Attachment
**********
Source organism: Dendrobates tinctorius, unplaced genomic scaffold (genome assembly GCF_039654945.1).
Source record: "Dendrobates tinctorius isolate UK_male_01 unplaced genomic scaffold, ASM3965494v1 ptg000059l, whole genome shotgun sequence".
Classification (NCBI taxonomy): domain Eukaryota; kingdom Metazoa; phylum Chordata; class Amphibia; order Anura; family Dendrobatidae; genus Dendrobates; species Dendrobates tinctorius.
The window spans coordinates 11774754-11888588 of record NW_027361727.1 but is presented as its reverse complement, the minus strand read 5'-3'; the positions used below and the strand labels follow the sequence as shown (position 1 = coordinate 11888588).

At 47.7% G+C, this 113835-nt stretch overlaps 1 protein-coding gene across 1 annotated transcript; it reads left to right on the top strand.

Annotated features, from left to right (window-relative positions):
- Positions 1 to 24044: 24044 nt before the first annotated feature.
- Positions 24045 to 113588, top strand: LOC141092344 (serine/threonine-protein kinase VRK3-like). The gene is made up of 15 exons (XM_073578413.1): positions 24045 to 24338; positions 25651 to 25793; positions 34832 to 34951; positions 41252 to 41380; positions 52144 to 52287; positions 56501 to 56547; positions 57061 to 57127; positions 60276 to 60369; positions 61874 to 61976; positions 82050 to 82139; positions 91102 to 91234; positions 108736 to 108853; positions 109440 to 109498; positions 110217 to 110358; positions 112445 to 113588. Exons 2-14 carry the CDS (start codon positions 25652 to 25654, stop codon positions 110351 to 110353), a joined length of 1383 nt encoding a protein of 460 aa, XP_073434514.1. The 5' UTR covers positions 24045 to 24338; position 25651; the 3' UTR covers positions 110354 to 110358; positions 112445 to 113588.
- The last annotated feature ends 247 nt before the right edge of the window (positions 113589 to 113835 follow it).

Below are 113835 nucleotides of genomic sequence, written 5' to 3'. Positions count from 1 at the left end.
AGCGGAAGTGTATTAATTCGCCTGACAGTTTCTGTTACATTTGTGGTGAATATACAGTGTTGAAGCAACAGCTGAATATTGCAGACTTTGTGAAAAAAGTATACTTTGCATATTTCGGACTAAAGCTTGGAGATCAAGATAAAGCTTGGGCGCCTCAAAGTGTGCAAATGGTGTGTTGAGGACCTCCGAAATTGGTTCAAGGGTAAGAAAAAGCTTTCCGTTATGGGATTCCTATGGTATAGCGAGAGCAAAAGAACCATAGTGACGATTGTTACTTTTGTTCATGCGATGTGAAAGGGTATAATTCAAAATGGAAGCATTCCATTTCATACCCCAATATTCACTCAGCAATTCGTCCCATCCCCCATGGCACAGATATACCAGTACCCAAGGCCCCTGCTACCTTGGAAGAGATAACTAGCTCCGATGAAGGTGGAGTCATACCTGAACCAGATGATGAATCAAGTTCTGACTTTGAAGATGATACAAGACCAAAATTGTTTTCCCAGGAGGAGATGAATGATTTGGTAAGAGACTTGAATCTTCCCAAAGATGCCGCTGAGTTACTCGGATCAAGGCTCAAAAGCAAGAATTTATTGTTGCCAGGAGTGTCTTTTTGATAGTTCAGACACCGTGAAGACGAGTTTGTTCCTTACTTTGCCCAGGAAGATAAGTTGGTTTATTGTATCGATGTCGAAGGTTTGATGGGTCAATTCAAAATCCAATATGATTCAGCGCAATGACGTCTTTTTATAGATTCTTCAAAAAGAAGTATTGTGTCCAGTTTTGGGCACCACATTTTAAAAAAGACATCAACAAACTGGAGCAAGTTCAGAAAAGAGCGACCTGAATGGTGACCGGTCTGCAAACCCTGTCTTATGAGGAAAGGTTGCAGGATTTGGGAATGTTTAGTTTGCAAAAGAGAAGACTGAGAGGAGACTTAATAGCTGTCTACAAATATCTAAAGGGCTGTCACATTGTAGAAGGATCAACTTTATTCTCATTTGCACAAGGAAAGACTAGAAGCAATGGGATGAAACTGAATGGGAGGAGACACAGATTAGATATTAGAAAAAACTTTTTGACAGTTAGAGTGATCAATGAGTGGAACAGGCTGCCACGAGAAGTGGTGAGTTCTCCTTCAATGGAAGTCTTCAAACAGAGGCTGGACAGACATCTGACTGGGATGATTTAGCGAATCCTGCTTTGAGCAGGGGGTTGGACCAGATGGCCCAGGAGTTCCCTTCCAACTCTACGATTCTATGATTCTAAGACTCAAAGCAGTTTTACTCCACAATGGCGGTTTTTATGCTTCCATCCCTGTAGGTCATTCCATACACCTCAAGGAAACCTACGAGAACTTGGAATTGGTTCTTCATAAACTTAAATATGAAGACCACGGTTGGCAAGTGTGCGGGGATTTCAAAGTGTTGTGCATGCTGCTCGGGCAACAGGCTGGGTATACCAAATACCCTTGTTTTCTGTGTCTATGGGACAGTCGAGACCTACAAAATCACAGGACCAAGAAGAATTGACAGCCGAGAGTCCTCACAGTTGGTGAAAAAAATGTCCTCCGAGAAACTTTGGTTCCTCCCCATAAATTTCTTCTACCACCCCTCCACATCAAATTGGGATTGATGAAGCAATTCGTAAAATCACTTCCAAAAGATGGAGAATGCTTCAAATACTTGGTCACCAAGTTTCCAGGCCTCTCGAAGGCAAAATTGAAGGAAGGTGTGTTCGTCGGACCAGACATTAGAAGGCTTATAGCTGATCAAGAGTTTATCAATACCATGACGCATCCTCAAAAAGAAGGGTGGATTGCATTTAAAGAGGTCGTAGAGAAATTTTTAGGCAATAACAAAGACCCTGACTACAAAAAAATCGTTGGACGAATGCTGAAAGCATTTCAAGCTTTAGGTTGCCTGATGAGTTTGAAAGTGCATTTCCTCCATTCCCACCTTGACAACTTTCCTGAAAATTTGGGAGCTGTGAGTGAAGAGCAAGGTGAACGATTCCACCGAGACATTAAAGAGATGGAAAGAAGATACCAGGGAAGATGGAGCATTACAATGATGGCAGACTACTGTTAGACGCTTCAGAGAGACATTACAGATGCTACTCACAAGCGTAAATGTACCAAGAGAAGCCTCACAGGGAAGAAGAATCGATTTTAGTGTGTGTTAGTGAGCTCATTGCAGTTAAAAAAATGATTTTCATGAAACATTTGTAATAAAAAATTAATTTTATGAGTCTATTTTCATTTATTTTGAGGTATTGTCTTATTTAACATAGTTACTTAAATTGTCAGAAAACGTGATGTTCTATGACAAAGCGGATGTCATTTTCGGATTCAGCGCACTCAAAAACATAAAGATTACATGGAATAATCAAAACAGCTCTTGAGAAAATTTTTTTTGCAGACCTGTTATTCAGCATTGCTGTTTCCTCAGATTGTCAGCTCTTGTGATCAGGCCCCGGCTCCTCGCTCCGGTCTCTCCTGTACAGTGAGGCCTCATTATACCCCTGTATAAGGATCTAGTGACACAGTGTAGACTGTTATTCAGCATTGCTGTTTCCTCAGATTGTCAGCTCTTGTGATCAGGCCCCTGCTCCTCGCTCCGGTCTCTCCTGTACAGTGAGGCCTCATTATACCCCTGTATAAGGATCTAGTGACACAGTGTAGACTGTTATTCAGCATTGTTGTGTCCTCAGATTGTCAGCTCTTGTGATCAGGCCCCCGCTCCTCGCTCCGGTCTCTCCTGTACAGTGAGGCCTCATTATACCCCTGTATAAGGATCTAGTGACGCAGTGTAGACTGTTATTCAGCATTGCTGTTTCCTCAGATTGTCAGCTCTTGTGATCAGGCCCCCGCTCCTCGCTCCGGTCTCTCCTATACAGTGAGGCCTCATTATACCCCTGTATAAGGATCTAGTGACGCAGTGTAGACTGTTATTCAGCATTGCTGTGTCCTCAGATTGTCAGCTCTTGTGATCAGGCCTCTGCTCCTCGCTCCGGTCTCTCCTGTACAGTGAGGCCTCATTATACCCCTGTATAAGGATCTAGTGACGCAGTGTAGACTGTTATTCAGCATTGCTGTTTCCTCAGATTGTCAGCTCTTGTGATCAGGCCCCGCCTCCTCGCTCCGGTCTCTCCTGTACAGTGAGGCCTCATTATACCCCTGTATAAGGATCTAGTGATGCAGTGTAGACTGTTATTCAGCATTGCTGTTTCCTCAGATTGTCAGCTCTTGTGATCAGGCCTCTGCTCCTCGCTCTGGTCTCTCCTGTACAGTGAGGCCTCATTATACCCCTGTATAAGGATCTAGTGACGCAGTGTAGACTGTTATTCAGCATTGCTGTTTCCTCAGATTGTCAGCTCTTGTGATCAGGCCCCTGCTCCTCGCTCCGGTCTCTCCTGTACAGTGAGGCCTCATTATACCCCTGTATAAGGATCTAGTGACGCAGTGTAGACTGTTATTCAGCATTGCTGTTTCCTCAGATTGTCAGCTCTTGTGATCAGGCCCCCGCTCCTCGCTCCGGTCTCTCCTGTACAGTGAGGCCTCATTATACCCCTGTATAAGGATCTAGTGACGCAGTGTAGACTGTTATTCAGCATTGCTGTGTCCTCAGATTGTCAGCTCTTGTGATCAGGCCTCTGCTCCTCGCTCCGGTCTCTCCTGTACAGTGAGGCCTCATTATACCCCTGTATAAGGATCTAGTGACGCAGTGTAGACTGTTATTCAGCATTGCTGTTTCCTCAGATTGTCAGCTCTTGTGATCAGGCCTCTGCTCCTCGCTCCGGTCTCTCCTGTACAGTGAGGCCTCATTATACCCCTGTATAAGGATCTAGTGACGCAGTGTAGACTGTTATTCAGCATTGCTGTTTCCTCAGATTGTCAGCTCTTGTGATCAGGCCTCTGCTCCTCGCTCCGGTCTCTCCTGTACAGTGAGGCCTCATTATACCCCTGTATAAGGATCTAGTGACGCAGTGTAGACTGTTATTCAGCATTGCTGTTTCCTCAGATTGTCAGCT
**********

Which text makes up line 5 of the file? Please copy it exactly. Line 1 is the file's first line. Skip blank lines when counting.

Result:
At 47.7% G+C, this 113835-nt stretch overlaps 1 protein-coding gene across 1 annotated transcript; it reads left to right on the top strand.